Learning to Take Compliments

Photo by Annie Spratt on Unsplash

I admit it: I can’t take compliments.

I can’t accept the fact that someone likes something enough to tell me so. Are they saying that just to be nice? Do they not know that I can do better?

“That was a great presentation. Good job!”

Yeah, well, I just kind of threw it together. It was a little sloppy.

“I really admire what you’re doing. That takes a lot of guts.”

Thanks. I’m still kind of figuring things out. I don’t know what will happen.

“I like your latest article. Nice work.”

Yeah. I wasn’t sure how well it would go over. I don’t think I did a good job explaining everything.

What’s wrong with me? Why can’t I graciously accept a compliment? Is it so hard to say, “Thank you! I really appreciate it!”? I probably wouldn’t say it with exclamation marks at the end, but the emphasis is important.

When someone goes out of their way to pay a compliment, they’re opening up. They’re making themselves vulnerable by sharing honest feelings, and that takes courage. So why downplay or marginalize their praise? That person will probably think twice next time.

I know this. And yet, I still shrug off positive feedback. Why?

Self-Doubt?

Maybe it’s self-doubt. If I’m not confident about what I produce, then I think the compliments are insincere. I think I could have done a better job on something — but someone compliments me on it — so I wonder: how can they really mean that?

Fear?

Maybe it’s fear. I’m scared that if I get excited and say, “Thank you,” people may think I’m arrogant. Being “humble” means I have to knock that praise down a few notches, right?

Perfectionism?

Or, maybe it’s the “perfectionist fallacy.” I thought I was super-clever and had just created a new term, but Google tells me I’m wrong. Apparently, this is “commonly” known as the “nirvana fallacy” — which is a MUCH better name. It basically means we think there’s a solution that is 100% perfect, so we reject anything that doesn’t meet that standard. Or, I don’t think the work I did was perfect, so I can’t accept your compliment.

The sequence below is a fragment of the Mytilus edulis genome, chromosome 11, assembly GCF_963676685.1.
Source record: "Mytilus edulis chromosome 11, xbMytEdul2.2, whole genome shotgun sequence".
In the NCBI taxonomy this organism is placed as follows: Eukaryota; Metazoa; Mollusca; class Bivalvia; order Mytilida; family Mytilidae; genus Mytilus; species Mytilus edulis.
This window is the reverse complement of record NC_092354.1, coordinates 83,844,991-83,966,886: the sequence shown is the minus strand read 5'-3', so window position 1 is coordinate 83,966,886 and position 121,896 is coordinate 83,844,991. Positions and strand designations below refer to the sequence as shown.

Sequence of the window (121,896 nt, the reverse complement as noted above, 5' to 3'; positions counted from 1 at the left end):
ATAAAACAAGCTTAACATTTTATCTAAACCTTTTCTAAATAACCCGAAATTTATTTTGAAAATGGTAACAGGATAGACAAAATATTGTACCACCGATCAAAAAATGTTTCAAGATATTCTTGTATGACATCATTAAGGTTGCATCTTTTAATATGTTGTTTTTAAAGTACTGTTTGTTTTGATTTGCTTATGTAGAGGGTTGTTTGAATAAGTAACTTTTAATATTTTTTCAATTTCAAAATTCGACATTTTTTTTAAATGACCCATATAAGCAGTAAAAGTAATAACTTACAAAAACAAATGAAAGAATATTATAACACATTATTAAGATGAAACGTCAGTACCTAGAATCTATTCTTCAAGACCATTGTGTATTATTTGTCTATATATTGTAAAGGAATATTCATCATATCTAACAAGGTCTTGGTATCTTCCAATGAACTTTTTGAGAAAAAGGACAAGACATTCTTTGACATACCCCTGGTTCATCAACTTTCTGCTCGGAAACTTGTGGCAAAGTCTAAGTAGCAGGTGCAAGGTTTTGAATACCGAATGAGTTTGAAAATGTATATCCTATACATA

Honestly, I have no idea. I’m not a shrink, and all of these reasons sound more like excuses. All the person wanted to do was tell me they appreciate my work, and I responded with a string of “yeah, but” comments. This isn’t what they signed up for.

We all care about positive feedback. We need to know that our boss appreciates the long hours we spent on the financial reports. And that the customer thought our presentation was exceptional. That our clients love the design ideas we came up with. So when those very same people open up and tell us we did a great job, we owe it to them (and ourselves) to believe them.

If we shrug off or explain away compliments, the conversation becomes about me and my issues, when it began with them expressing their appreciation. They’re telling us they got value from something we did, and isn’t that what we ultimately want? Besides, no one likes the person who flips every conversation and makes it about them.

But people do appreciate gratitude. So, from now on, I’m forcing myself to just say, “Thank you. I really appreciate it.” I’ll do this every time I receive a compliment.

I just hope that one day my brain catches up with my mouth.

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3 thoughts on “Learning to Take Compliments

  1. Interesting! I never really thought about it. But that is so true and believe it or not- I have felt that way many times. I would have to say for me it would be the self-doubt.
    Way to get your feelings into words, Brandon!

  2. Way to go Brandon!
    I love reading your blog. This article is simular to how I feel when given a compliment on something I wrote/created/designed. Perfectionist often feel that way….. It took me a long time to just say “thank you” and leave it at that.
    Keep up the good work.

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